TULSA, Okla. — Children running away from home and being forced into sexual slavery is a problem that the Tulsa Police Department says has exploded in the past few years.
Since March of 2019, the Human Trafficking/Vice Unit of the Tulsa Police Department has made 59 human trafficking-related arrests including 29 federal indictments.
This is up from none in 2018.
Tulsa police told 2 News Oklahoma that the human trafficking of children is now a growing issue, and they are working around the clock to rescue our city's most vulnerable.
2 News Oklahoma recently had the opportunity to go out with the Tulsa Police Department's Human Trafficking/Vice Unit on a sting targeting the buyers, but now we want to talk about the victims, where they typically come from and why it's so hard to leave a life of sexual slavery.
“It can be out of a car, out of a hotel, out of an apartment, out of a home, we rescue them from all over," says Lt. Brian Wilson.
Wilson is a lieutenant with the Tulsa Police Department's Human Trafficking/Vice Unit. He says now more than ever they are seeing young runaways being forced to sell their bodies for sex.
"They get sucked into a life they never could have imagined," Wilson says.
And sometimes these children find there's no way out.
One of the ways Wilson says pimps keep them from escaping is by making sure they stay hooked on drugs.
“So, they are sucked in, they’re hooked and the only place to get their narcotics is from their abuser. There is just no way out.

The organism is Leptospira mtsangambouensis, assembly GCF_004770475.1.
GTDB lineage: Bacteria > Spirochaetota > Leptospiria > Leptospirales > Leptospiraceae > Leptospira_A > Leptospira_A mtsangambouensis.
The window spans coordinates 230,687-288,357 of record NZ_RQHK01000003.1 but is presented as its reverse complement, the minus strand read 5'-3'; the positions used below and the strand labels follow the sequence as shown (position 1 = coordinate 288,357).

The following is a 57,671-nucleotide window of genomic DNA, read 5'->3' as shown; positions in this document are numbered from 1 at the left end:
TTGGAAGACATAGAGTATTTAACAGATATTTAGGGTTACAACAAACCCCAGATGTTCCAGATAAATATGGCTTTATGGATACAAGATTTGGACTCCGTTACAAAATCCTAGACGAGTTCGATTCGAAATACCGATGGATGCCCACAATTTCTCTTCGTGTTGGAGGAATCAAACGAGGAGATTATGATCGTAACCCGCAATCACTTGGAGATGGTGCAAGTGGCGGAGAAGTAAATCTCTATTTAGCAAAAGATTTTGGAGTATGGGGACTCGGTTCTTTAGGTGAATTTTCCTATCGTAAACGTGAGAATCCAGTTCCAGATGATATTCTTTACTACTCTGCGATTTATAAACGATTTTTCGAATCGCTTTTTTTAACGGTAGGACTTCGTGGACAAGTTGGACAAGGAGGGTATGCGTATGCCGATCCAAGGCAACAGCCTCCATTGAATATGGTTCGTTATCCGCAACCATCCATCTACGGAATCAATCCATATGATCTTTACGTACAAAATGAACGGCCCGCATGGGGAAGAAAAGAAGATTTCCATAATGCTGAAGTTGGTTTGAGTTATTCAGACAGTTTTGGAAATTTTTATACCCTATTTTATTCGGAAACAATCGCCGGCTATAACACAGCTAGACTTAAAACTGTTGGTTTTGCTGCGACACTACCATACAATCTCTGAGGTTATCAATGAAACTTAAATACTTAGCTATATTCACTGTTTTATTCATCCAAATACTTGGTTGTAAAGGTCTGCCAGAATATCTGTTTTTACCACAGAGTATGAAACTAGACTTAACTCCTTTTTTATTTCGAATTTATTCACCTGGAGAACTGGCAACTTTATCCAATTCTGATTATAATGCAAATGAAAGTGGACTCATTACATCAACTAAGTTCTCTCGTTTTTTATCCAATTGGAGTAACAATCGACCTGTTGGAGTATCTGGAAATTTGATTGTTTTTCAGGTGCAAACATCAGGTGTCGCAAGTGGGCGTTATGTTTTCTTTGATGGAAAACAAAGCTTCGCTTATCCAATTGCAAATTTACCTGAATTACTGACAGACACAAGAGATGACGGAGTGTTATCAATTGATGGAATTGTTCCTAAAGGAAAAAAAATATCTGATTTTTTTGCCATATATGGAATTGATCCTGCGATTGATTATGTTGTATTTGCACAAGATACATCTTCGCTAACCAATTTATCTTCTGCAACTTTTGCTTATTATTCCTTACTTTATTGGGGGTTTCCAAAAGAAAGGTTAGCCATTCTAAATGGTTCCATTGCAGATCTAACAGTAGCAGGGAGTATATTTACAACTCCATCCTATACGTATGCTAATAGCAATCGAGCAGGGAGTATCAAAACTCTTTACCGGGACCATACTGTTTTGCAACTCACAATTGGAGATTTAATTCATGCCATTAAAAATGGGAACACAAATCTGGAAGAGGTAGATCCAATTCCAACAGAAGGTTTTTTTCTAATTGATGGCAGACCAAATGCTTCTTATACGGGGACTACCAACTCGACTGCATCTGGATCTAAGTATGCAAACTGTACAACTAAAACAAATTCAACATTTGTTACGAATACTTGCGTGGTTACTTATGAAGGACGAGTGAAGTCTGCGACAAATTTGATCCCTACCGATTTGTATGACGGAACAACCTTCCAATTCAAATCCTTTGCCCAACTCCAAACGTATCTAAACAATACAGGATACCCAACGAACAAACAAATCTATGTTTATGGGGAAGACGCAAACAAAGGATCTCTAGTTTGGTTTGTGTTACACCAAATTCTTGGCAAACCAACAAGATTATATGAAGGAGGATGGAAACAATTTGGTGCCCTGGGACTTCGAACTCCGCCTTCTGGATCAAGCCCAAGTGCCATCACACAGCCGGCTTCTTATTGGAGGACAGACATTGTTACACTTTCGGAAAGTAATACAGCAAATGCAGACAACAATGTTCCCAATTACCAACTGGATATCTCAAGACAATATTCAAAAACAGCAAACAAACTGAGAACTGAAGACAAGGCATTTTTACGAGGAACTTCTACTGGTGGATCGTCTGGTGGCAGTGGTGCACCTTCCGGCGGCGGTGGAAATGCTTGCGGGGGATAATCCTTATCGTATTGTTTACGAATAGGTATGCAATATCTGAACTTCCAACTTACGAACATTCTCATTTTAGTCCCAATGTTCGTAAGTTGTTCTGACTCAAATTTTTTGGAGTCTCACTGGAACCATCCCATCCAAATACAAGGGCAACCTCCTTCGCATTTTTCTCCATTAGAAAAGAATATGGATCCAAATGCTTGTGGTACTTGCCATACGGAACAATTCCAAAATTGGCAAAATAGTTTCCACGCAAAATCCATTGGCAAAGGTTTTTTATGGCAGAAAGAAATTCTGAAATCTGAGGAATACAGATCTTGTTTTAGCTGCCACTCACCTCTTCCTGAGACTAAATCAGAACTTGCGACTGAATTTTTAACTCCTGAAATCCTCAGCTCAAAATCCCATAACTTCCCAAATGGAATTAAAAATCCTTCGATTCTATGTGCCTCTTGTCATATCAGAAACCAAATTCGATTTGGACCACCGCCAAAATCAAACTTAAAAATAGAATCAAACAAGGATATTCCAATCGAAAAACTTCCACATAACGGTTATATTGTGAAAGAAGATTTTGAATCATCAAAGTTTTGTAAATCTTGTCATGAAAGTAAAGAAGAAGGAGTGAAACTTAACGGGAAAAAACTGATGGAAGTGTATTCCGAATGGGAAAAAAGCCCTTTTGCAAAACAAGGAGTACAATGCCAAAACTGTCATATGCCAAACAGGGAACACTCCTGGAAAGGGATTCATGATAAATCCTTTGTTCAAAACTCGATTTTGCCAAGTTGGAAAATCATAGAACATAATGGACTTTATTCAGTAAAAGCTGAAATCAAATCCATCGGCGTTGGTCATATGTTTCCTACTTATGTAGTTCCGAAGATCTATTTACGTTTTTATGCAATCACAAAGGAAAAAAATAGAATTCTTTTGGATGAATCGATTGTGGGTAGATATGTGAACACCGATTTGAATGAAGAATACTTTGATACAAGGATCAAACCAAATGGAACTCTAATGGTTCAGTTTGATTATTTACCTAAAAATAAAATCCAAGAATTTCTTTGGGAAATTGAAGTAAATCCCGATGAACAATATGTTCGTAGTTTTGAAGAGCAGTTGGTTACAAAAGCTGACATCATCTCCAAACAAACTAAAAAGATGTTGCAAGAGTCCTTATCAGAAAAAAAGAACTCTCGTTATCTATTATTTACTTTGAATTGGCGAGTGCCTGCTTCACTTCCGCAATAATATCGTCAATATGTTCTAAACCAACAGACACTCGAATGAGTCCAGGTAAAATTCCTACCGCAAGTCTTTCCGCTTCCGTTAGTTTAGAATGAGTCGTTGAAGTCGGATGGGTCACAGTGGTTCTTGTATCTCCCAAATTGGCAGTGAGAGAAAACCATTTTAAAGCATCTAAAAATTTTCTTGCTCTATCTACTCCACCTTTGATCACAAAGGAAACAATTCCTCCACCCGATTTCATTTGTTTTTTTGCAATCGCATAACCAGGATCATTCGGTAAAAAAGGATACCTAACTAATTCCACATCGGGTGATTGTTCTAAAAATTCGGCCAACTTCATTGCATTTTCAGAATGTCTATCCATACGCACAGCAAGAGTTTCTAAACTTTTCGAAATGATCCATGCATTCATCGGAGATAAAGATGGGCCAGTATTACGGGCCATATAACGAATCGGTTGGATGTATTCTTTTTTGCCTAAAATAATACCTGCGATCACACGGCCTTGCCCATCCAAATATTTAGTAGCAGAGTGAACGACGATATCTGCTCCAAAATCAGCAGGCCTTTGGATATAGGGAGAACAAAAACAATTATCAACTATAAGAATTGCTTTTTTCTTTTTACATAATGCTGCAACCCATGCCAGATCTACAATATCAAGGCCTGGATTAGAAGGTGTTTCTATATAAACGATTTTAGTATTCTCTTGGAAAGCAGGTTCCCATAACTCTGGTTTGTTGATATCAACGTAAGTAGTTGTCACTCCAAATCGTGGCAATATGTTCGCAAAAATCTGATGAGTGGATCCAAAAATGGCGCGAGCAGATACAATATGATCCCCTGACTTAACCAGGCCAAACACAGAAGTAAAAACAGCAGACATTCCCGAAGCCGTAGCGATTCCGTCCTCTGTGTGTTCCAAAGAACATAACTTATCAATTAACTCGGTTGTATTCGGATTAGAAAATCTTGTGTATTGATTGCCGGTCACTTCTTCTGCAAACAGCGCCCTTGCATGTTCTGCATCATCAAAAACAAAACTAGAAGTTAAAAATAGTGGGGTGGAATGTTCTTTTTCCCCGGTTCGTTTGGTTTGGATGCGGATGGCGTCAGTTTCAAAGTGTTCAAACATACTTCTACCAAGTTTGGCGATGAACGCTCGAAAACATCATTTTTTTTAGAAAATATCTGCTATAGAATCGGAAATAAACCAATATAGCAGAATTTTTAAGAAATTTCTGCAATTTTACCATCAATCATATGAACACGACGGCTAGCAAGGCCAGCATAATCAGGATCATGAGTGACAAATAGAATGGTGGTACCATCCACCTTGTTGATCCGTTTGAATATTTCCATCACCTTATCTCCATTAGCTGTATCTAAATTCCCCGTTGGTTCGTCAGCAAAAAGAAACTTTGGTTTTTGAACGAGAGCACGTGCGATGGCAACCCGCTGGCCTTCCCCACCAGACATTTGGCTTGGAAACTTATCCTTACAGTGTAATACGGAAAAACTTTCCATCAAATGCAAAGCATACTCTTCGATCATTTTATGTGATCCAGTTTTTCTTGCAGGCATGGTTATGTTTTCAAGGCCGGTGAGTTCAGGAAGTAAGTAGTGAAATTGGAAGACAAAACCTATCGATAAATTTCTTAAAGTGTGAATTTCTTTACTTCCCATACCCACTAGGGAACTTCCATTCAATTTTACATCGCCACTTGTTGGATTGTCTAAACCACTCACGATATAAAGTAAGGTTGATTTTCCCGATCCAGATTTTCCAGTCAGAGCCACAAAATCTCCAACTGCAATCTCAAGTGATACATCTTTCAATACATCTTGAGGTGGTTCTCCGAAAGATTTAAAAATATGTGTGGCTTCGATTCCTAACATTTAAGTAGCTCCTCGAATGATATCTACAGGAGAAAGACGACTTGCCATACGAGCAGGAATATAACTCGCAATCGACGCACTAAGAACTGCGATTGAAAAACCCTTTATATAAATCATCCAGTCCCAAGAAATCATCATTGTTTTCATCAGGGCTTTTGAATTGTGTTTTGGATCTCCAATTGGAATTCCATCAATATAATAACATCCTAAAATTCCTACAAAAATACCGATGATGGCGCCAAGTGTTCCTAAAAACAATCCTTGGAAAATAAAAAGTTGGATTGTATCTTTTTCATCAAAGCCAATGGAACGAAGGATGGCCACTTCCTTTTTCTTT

If you are running these women and you are preying on them and forcing them to do sexual acts against their will, your overhead is low," he says.
Profits for the pimps can be high.
“She works all day. She is victimized 10 times by 10 different men, a minimum of $100 a pop. Already you are looking at $1,000 on the cheap end, and then you work her 7 days a week and that’s $7,000 a week times 4, that’s $28,000 a month," Wilson says.
He and his team of investigators spend thousands of hours working on these cases doing everything they can to help these women and children escape.
“There are some weeks where every day we are identifying and encountering a new victim every week," Wilson says.
He says one of his biggest hurdles right now is a lack of investigators.
"The hours spent on each one of these cases it’s not just identifying our victim, finding our victim, and rescuing her, but it is literally almost 1,000 man-hours affect the fact of bringing it to a successful prosecution.”
The Tulsa Police Department is recruiting men and women to regain its authorized force of over 900 officers, and that lack of officers really impacts the Vice Unit.
“Our authorized strength is for a lieutenant, a sergeant and 6 investigators. Right now, currently with the manpower crunch that the department is under, I am down to 4 investigators and it’s tough," he says.
But Wilson and his team say they'll keep fighting for justice... hoping to prevail in the end with a rescued child.
“I think our youngest victim of a case that we worked was 4 years old," says Wilson. The strength it takes for them to testify, it’s huge. It’s absolutely huge and the amount of trust that they have to have in us, that’s hard to build," he says.
Wilson says it's so important to let the people around you know how much you love them because one of the common things they see in human trafficking victims is runaways who don’t have a lot of positive, male influences in their life.
He also says he’s so grateful for the organizations that work with them to bring healing to the rescued victims, and they really lean on service providers to carry on the mission.
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